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Zodiac Etched Art Deco Glass Cocktail Table Attributed to Pietro Chiesa


1930s Italian etched glass table attributed to Pietro Chiesa for Fontana Arte. 39 inch diameter glass top deeply engraved and etched with stylized Italian Art Deco zodiacal figures. Base is comprised of three 20 inch high irregular quadrilateral glass slabs joined by two brass rings and screws. Note last images for documented drawings "Lo Zodiaco" by Gio Ponti dated 1932. Bibliografia: L. Falconi, Gio Ponti Interior Objects Drawings, 1920-1976 , Milan 2004, page 71 passim, for the collaboration of Ponti with Luigi Fontana and the foundation and management, with Pietro Chiesa, of Fontana Arte.


  • Of the Period
  • Place of origin
  • Date of manufacture
  • Period
  • Materials and techniques
  • Condition
    Excellent. Ready to be placed. Very light surface scratches to the glass. The glass legs and brass structure with minimal traces of wear. Minute fritting to the screw holes on the leg panels..
  • Wear
    Wear consistent with age and use.
  • Dimensions

    H 20 in. x Dm 39 in.

    H 50.8 cm x Dm 99.06 cm

  • Diameter
    39 in. (99.06 cm)
  • Seller location
    Hingham, MA
  • Item location

    1stdibs Gallery at 200 LEX

    200 Lexington Avenue

    New York, NY 10016

  • Reference number

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About Gio Ponti (Designer)

An architect, furniture and industrial designer and editor, Gio Ponti was arguably the most influential figure in 20th-century Italian Modernism. Ponti designed thousands of furnishings and products — from cabinets, lamps and chairs to ceramics and coffeemakers — and his buildings, including the brawny Pirelli Tower (1956) in his native Milan, and the castle-like Denver Art Museum (1971), were erected in 14 countries. Through Domus, the magazine he founded in 1928, Ponti brought attention to virtually every significant movement and creator in the spheres of modern art and design.

     The questing intelligence Ponti brought to Domus is reflected in his work: as protean as he was prolific, Ponti’s style can’t be pegged to a specific genre. In the 1920s, as artistic director for the Tuscan porcelain maker Richard Ginori, he fused old and new; his ceramic forms were modern, but decorated with motifs from Roman antiquity. In pre-war Italy, modernist design was encouraged, and after the conflict, Ponti — along with designers such as Carlo Mollino, Franco Albini, Marco Zanuso — found a receptive audience for their novel, idiosyncratic work. Ponti’s typical furniture forms from the period, such as the wedge-shaped “Distex” chair, are simple, gently angular, and colorful; equally elegant and functional. In the 1960s and ’70s, Ponti’s style evolved again as he explored biomorphic shapes, and embraced the expressive, experimental designs of Ettore Sottsass Jr., Joe Columbo and others.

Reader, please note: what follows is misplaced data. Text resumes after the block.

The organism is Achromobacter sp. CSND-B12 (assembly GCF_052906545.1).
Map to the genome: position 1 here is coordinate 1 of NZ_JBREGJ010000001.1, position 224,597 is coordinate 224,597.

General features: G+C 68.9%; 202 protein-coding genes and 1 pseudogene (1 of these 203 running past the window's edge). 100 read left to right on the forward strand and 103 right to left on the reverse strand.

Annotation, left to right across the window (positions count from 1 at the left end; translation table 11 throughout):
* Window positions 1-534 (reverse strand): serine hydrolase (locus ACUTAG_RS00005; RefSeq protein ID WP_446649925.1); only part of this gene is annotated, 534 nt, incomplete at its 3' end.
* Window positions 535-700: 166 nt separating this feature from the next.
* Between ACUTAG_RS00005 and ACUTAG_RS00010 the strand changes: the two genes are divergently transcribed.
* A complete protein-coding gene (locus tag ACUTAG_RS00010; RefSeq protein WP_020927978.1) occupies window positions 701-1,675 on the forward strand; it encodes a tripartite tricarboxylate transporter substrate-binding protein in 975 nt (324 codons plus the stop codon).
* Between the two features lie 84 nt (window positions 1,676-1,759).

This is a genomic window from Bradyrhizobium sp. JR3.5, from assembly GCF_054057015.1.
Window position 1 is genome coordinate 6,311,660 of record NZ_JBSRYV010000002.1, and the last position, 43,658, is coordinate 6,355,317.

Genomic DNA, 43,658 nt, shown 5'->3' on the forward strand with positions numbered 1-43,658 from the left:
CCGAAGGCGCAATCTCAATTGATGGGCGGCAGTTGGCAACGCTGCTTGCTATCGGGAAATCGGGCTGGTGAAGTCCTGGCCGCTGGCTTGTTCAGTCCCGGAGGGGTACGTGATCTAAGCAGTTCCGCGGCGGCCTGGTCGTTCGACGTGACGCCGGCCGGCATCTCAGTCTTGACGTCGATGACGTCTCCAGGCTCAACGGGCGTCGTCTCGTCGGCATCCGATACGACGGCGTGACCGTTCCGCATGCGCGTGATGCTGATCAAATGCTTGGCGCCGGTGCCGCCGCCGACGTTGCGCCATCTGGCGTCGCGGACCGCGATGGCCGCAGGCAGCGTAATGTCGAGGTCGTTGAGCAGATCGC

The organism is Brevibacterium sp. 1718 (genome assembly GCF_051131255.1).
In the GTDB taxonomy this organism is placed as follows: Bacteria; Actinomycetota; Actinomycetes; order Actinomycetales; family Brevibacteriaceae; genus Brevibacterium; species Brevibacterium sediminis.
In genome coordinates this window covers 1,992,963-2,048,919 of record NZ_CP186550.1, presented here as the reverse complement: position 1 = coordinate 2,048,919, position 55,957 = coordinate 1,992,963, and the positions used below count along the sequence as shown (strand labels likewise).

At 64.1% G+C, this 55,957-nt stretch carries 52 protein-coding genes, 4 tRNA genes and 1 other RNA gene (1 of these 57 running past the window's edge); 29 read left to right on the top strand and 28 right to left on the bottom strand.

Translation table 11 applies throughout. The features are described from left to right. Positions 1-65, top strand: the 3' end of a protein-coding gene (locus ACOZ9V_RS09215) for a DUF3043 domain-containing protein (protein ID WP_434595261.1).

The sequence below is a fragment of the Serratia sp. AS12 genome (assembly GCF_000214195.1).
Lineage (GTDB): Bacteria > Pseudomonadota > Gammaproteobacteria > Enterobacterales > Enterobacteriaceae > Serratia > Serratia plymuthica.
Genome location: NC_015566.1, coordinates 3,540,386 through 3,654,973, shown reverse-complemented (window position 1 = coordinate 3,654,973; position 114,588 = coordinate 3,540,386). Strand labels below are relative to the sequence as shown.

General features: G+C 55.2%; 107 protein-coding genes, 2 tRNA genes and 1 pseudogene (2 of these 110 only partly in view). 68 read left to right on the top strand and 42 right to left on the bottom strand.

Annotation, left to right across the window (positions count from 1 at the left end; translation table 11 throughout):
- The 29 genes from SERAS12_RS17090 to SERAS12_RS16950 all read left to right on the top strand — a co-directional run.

His signature furniture piece — the one by which he is represented in the collections of the Museum of Modern Art in New York, Germany’s Vitra Design Museum and elsewhere — is the sleek “Superleggera” chair, produced by Cassina starting in 1957. (The name translates as “superlightweight” — advertisements featured a model lifting it with one finger.) Ponti had a playful side, best shown in a collaboration he began in the late 1940s with the graphic artist Piero Fornasetti. Ponti furnishings were decorated with bright finishes and Fornasetti's whimsical lithographic transfer prints of things such as butterflies, birds or flowers; the Montreal Museum of Fine Arts possesses a 1950 secretary from their “Architetturra” series, which feature case pieces covered in images of building interiors and facades. The grandest project Ponti and Fornasetti undertook, however, lies on the floor of the Atlantic Ocean: the interiors of the luxury liner Andrea Doria, which sank in 1956.

     Widely praised retrospectives at the Queens Museum of Art in 2001 and at the Design Museum London in 2002 sparked a renewed interest in Ponti among modern design aficionados. (Marco Romanelli’s monograph written for the London show, offers a fine overview of Ponti’s work.) Today, a wide array of Ponti’s designs are snapped up by savvy collectors who want to give their homes a touch of Italian panache and effortless chic.

About the Seller

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